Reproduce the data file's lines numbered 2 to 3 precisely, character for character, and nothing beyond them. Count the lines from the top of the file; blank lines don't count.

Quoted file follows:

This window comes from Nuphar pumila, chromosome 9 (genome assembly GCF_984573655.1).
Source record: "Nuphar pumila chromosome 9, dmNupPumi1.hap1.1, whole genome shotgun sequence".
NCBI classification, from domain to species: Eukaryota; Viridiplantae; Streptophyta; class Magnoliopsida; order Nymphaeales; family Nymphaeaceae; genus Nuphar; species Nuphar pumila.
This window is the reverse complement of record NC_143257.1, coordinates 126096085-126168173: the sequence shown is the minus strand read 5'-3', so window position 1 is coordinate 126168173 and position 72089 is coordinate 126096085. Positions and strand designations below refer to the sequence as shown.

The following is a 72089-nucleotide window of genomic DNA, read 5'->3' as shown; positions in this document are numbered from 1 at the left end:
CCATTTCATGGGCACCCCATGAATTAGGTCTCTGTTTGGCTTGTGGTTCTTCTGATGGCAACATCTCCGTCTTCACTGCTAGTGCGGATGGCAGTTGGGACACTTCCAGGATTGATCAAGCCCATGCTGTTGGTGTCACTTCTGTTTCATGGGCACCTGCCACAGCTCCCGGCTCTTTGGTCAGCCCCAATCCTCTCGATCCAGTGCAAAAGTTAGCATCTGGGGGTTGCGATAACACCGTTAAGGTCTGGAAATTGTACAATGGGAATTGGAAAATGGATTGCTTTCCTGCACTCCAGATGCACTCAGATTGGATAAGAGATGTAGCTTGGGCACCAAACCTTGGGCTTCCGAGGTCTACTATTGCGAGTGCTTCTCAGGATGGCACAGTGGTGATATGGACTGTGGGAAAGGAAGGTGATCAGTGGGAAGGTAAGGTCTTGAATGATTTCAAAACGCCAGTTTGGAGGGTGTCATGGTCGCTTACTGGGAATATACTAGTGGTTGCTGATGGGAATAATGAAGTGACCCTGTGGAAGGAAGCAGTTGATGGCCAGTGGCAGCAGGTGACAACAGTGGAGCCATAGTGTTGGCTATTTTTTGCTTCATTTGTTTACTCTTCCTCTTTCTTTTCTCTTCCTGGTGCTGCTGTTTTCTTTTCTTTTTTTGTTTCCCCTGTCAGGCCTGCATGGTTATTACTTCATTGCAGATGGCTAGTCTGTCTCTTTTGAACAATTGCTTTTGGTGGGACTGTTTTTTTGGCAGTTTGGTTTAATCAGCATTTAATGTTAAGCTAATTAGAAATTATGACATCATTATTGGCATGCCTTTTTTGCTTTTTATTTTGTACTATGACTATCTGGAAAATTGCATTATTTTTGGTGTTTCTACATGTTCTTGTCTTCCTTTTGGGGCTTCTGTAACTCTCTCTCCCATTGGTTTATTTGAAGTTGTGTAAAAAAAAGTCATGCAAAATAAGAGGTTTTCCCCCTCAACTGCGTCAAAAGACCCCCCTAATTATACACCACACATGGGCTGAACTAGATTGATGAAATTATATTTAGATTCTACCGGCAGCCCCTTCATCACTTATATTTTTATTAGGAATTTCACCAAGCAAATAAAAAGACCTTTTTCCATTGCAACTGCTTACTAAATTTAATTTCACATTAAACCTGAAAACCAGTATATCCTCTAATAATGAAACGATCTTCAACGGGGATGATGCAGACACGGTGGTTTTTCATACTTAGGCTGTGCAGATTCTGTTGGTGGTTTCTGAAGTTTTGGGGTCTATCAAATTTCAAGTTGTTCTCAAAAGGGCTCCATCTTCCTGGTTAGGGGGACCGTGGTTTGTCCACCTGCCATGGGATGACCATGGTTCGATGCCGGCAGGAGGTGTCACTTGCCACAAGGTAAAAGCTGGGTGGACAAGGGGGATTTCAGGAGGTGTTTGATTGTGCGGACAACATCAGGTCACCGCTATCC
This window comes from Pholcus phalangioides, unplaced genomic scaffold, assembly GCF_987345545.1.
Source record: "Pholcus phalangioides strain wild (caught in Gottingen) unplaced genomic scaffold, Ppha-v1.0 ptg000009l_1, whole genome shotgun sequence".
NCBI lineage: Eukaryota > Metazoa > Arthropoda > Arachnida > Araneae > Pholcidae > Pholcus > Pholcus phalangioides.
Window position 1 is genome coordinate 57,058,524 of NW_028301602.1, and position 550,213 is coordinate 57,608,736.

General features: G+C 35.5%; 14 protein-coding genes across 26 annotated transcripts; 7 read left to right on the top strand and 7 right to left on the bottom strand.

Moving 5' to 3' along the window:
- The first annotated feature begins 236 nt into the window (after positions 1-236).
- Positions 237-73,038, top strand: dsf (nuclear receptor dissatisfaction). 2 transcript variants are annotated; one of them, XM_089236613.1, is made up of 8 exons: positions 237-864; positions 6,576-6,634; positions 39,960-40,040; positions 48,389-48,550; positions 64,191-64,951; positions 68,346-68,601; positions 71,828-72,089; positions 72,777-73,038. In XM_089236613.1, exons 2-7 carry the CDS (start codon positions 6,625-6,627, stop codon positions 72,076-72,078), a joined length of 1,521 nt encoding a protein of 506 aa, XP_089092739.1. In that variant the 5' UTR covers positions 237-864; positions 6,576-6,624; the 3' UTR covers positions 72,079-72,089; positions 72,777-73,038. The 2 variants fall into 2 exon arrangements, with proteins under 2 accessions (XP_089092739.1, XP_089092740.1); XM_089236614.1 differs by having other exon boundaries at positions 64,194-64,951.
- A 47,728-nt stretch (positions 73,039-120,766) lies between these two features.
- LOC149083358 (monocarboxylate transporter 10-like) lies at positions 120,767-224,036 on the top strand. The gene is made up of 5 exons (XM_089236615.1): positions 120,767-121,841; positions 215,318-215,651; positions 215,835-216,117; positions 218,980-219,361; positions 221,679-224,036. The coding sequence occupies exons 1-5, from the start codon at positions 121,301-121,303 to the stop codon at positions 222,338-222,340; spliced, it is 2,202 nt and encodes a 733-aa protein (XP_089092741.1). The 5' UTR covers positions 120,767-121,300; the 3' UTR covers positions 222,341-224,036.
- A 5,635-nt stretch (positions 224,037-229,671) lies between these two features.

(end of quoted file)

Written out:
Source record: "Nuphar pumila chromosome 9, dmNupPumi1.hap1.1, whole genome shotgun sequence".
NCBI classification, from domain to species: Eukaryota; Viridiplantae; Streptophyta; class Magnoliopsida; order Nymphaeales; family Nymphaeaceae; genus Nuphar; species Nuphar pumila.